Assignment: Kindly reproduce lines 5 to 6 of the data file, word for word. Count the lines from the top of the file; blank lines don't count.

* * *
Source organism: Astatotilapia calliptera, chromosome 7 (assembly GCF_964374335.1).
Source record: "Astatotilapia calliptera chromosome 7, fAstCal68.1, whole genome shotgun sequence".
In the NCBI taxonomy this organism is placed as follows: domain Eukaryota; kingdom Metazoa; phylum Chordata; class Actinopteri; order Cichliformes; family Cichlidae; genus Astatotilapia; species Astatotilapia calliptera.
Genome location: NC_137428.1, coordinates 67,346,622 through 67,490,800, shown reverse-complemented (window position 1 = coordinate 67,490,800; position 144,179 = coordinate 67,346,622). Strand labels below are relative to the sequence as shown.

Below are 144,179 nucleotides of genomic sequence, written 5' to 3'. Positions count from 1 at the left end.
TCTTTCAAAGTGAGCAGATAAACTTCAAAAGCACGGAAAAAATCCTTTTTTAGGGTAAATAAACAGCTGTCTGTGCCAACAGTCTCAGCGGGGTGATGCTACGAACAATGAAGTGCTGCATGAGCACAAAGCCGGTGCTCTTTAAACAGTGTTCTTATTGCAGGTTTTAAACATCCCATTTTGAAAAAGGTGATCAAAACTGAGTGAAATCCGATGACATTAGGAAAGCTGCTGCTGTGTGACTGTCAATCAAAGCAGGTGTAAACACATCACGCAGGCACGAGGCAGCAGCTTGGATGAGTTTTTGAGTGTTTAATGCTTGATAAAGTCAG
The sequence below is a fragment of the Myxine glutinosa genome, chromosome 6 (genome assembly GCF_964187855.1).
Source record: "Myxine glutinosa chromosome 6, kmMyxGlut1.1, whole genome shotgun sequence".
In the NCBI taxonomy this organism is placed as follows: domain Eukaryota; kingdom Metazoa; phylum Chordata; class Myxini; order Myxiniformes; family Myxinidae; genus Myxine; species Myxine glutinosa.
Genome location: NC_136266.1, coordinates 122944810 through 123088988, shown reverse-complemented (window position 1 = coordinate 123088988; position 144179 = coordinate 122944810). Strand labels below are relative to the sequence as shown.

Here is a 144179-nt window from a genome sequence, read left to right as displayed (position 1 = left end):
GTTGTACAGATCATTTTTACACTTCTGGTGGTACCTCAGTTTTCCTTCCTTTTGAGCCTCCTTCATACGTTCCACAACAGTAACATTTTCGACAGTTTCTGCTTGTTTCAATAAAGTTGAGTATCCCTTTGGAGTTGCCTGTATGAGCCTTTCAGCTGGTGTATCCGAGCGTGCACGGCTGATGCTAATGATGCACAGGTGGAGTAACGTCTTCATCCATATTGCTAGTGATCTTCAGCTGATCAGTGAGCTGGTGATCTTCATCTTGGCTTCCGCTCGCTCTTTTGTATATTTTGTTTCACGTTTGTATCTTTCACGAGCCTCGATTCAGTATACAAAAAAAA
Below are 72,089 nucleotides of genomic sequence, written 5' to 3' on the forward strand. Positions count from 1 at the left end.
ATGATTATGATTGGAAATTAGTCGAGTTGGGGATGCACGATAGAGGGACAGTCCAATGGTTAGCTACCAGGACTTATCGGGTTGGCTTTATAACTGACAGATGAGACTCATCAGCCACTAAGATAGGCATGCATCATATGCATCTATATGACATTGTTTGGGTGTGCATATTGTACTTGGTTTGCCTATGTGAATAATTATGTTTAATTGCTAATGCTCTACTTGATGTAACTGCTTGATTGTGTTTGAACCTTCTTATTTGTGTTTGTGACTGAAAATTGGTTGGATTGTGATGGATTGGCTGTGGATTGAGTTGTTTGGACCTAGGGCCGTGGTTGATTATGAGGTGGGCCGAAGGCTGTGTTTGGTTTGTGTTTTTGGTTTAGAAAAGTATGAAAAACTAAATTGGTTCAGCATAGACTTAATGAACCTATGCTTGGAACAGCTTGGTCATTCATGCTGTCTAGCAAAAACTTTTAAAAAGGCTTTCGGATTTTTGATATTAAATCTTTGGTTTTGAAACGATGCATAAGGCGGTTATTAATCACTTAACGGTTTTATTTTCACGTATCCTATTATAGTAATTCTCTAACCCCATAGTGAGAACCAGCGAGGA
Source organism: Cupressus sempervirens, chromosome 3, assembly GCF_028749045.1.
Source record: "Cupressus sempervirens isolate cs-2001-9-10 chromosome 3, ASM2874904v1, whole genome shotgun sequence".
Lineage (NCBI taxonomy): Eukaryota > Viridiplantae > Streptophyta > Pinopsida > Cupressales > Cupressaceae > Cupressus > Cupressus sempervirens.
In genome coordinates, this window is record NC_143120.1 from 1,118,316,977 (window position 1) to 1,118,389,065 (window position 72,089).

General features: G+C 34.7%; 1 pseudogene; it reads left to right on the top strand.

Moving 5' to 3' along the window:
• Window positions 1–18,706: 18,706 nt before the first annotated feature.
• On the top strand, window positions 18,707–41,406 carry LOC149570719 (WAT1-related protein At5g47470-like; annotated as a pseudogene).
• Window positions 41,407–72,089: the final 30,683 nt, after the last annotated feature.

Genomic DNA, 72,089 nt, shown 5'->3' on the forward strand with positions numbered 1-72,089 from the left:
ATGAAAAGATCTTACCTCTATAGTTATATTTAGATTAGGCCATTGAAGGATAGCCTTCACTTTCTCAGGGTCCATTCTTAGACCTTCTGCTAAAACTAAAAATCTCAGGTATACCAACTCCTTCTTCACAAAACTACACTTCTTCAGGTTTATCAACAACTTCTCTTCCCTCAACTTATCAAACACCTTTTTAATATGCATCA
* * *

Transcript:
Below are 144,179 nucleotides of genomic sequence, written 5' to 3'. Positions count from 1 at the left end.
TCTTTCAAAGTGAGCAGATAAACTTCAAAAGCACGGAAAAAATCCTTTTTTAGGGTAAATAAACAGCTGTCTGTGCCAACAGTCTCAGCGGGGTGATGCTACGAACAATGAAGTGCTGCATGAGCACAAAGCCGGTGCTCTTTAAACAGTGTTCTTATTGCAGGTTTTAAACATCCCATTTTGAAAAAGGTGATCAAAACTGAGTGAAATCCGATGACATTAGGAAAGCTGCTGCTGTGTGACTGTCAATCAAAGCAGGTGTAAACACATCACGCAGGCACGAGGCAGCAGCTTGGATGAGTTTTTGAGTGTTTAATGCTTGATAAAGTCAG